VIJAYAWADA, India (WOMENSENEWS)– In a first of sorts, on March 19 Pradnya Mandhare, a 20-year-old student in Mumbai, India‘s financial capital, dragged her molester by the hair all the way to the police station. She did it in broad daylight, in a crowded train station.
"I was waiting at the platform for another train; this visibly drunk person came to me and touched me inappropriately," Mandhare told NDTV, the Indian news organization. "When I tried to avoid him, he grabbed me. I was shocked for a couple of seconds, but then I started hitting him with my bag."
Fortunately, when she reached the police station, the officers cooperated and a case against the assaulter was registered promptly.
Last year, Megha Vishwanath took the metro home in Delhi, made world-infamous by the deadly gang rape of Jyoti Singh in December 2012, an event that wound up rocking India with demonstrations and promising a new era of women’s safety.
As Vishwanath left her seat and stood waiting at the gate, ready to get down from the train as soon as the doors open, she felt someone touch her inappropriately. In less than half a minute she realized she was being molested. The man behind her had his trousers unzipped. She screamed at the man while every other passenger in the metro car looked on.
It took a good chase and a lot more screaming to catch the man and bring him to book. The man told the police his hand accidently touched Vishwanath because the train was crowded. After rounds of argument, the police officer says "Why would this girl lie? After all she is taking the shame on herself."
"He committed the crime, I raised my voice, and yet somehow the shame was on me!" Vishwanath told me in an online conversation. Finally, the man was booked for abuse.
These incidents, I think, are a sign of times changing, and young women feeling that they must speak out in the name of Singh and so many others who have lost their lives to sexual aggressors.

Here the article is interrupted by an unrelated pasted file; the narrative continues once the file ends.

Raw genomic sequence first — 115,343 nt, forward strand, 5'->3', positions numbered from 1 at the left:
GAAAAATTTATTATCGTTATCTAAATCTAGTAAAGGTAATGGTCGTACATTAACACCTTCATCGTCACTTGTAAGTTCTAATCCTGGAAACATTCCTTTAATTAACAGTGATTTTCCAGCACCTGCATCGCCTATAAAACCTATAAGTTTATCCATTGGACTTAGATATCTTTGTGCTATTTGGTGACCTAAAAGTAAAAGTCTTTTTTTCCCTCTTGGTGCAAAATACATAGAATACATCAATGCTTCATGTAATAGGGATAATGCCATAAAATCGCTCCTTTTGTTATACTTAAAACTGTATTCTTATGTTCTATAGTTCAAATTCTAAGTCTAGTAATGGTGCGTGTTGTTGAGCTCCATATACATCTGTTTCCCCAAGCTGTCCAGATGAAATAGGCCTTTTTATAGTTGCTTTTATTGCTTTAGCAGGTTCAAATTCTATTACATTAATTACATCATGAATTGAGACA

Leslee Udwin‘s documentary, "India‘s daughter," which pivots on the gang rape of Singh, has been banned in India, but that doesn’t mean it has been kept out of the reach of Indians. It has spread like wildfire. It’s everywhere and everyone who wanted to view it has by now. And many say it’s worth watching for the depiction of how rapists think.
Does this film shock us? Sadly, no. When a convicted rapist with barely any education and his defending lawyers all go on record to tell Udwin that women should focus on housekeeping and stay at home as evening sets in, we know where that comes from. We hear it everywhere.
Not Accepting It
Which is not to say we accept it. The wretchedness that produces such words causes a strange reptilian wriggle on our skins and symptoms of nausea. No matter how hard we fight it, despise it, argue it and attempt to trample over it, this mindset is too engrained to change in front of our eyes.
While younger people find warriors in Meghna and Pradnya, many in our older generation don’t approve of us pushing back, talking back and seeking legal recourse.
"God made women different; it is not good for girls to be so spirited," they’ll say and shove you.
All through our growing years, we have been told to restrict ourselves; confine our movements, restrict our passion, even filter what we want to wear or eat.
The essence was two-fold: to be safe from the bad world out there and to create and maintain the impression of a nice, quiet girl whom parents of any good boy would want to make their daughter-in-law. Although parents wanted their daughters to be educated and independent in some ways, they also want us to stay within limits.
"You should come home before the clock strikes 8," my father sternly instructed when I was younger.
But in college he understood I had lectures and seminars to attend. When I joined the workforce, I had to work late shifts. Partying or hanging out with friends, however, was not an acceptable reason to come home late. Whenever I was delayed at work, my parents worried about what could happen to me.